Most frightening of all, many remain entirely oblivious to the existence of this plague. Ironically for them, it has a name – it is human. It is us. We are out of control. We the supreme conscious being. And we are doing it knowingly.

What is the solution? One of profound self-hatred. Shame. May be our self-declared divinity is so great that we break the bonds of our nature and rule the planet by right? A Machiavellian ruler, standing ruthlessly over a subdued planet and beyond. Can we even stop? What about segregation – keep humanity and nature separate. Let the natural world continue in refuges within our pre-defined boundaries. Wild-life parks. Reserves. Maybe we really do deserve the sentence our own expansion costs? May be the experiment on Earth has come to an end?

I believe there is a solution.

It will take time, lifetimes, generations, but we can change the balance. We are conscious beings. We can stare into the mirror of nature and realise we don’t need to think of how to fix it but how to feel a part of it. We are as much a piece of the Earth as the panda, the squirrel, the cactus or the microbe. Our cities, factories, vehicles and technical innovations are no less a part of nature than beaver dams or bee-hives. Our energy, like all life, comes from the very fabric of the planet – oil from the ground, wind from the air. Even if we make it in the lab, philosophically, there is nothing synthetic. If we take off our shoes and let our feet feel the earth, real earth even more so than concrete, our Earth, then maybe we can reconnect with what we’re standing on. Perhaps our consciousness could allow us to imbue every decision with a sense of being at one with Earth. Earthfulness.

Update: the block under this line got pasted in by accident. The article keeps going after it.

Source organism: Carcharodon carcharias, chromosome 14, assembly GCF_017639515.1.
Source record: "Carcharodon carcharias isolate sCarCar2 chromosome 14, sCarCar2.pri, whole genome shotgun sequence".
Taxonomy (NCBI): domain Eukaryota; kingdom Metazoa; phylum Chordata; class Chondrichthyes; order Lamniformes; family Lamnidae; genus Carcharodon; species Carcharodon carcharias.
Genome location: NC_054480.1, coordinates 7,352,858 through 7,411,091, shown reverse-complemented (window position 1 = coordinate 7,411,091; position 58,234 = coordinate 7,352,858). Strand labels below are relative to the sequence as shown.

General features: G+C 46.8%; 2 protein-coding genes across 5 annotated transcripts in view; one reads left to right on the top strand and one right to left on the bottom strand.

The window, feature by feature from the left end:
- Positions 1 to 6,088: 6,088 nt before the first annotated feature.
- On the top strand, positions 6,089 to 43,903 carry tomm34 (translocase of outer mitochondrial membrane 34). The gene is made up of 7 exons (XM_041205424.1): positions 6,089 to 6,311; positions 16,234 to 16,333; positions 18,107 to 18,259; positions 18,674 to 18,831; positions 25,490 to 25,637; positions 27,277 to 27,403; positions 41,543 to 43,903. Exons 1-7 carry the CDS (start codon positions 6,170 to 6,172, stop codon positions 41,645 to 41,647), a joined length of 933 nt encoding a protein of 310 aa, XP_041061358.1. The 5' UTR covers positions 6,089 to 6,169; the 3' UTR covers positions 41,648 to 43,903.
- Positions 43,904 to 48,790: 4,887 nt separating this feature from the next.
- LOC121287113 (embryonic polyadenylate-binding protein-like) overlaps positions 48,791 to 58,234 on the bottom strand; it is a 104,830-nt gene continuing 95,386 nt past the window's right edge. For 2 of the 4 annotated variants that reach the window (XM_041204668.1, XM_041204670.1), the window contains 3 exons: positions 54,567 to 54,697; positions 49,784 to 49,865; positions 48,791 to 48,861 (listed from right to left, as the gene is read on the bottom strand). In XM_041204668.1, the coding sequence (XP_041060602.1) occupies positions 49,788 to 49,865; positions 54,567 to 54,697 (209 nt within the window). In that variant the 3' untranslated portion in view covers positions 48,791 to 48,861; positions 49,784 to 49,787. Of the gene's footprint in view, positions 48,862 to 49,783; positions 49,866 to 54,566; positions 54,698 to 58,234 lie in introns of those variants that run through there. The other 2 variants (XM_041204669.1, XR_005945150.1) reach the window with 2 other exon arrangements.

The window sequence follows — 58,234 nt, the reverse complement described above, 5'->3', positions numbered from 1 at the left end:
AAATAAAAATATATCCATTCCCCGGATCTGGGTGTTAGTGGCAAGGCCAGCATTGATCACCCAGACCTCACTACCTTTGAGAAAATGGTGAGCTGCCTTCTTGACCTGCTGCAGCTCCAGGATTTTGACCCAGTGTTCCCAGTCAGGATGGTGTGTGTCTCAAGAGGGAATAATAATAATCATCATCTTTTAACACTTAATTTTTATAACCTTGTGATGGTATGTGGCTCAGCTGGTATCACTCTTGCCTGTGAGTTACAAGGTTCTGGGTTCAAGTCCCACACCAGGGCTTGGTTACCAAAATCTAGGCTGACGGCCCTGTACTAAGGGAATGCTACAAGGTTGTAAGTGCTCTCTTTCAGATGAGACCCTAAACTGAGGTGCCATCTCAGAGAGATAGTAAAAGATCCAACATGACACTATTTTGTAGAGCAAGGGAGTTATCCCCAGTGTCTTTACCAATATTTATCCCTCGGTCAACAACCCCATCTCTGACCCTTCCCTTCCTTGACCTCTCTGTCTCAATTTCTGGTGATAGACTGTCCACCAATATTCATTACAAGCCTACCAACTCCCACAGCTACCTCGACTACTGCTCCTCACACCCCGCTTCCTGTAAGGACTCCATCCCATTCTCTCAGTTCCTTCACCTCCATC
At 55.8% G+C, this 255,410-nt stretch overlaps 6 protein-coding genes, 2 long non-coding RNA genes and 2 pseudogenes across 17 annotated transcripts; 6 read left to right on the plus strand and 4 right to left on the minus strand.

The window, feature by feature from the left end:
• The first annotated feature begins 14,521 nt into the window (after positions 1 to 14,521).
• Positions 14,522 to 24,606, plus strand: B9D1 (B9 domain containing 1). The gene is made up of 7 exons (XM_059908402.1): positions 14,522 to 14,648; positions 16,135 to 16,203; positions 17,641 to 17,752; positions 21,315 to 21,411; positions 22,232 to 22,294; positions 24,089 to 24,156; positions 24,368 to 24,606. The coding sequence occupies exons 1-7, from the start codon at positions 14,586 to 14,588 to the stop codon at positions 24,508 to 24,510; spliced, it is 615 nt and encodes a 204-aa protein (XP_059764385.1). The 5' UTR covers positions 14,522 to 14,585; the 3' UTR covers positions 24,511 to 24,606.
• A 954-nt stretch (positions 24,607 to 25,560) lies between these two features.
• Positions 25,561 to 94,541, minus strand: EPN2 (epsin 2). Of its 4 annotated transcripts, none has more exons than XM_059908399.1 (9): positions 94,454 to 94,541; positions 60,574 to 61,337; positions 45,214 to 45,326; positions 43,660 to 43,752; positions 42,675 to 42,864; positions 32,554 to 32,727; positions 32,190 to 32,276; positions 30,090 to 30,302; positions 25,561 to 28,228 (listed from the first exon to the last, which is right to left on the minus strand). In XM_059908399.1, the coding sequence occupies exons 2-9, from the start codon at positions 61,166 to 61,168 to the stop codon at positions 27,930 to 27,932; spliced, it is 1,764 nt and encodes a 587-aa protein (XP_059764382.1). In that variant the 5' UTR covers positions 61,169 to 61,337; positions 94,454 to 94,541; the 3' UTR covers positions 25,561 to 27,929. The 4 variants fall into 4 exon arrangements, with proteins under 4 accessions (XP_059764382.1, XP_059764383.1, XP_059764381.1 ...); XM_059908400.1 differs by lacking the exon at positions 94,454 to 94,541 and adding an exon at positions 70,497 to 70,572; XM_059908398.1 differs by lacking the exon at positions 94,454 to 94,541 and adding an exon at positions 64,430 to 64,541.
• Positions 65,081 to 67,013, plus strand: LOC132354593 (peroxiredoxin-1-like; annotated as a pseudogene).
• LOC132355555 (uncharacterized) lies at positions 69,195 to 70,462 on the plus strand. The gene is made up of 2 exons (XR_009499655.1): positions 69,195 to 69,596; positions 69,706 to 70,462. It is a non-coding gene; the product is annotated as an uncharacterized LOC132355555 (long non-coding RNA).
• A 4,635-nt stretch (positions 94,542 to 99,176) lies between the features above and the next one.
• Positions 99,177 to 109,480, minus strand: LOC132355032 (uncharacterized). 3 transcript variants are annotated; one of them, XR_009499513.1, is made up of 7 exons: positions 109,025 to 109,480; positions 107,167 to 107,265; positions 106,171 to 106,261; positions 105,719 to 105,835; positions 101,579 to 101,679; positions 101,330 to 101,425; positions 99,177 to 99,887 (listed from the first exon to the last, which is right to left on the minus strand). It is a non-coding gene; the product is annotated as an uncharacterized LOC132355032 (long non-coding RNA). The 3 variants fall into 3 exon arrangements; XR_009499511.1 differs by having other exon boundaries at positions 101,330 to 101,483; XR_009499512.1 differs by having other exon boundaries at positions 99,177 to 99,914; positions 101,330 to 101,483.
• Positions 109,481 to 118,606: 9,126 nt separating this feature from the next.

If we can train our minds to make every miniscule decision from a place of connectedness to the whole, then we become at one with Earth. I’ll buy low energy lightbulbs today, not to save me money but because they use less of the Earths fuel, they keep the balance going. I’ll choose a locally sourced vegetable. Not because its organic but because it used less fuel to bring it to me, lowering the impact on the global niche. I’ll walk. It’ll keep me alive longer, it’ll reconnect me with terra firma and it’ll be one less unnecessary part per million for the atmosphere. In the 1960s a similar philosophy emerged called Gaia – the idea that Earth has an almost spiritual wholeness, a balanced whole of which we are part. But it doesn’t need a name or a social movement to drive it. At the end of the day, it should be something as selfish as the decision by an elephant to change its feeding place or a sapling to grow away from the parent. Personal survival driven by a deep connectedness to the finite nature and resources of Earth. Our home. We are a part of it, it’s time we reminded ourselves that. Virtual reality, smart phones, our technical arrogance – it’s all cool, but it is just another metamorphosis of the same energy that gave rise to redwoods and the great barrier reef. We need to fix the whole in our mind, recognise that whilst our niche might uniquely be the entire planet, it still has a fence, still needs a boundary to protect it. Earthfulness needs to come from within, whilst we still have the time.

© Jake Baum, 2017.

First published on LinkedIn -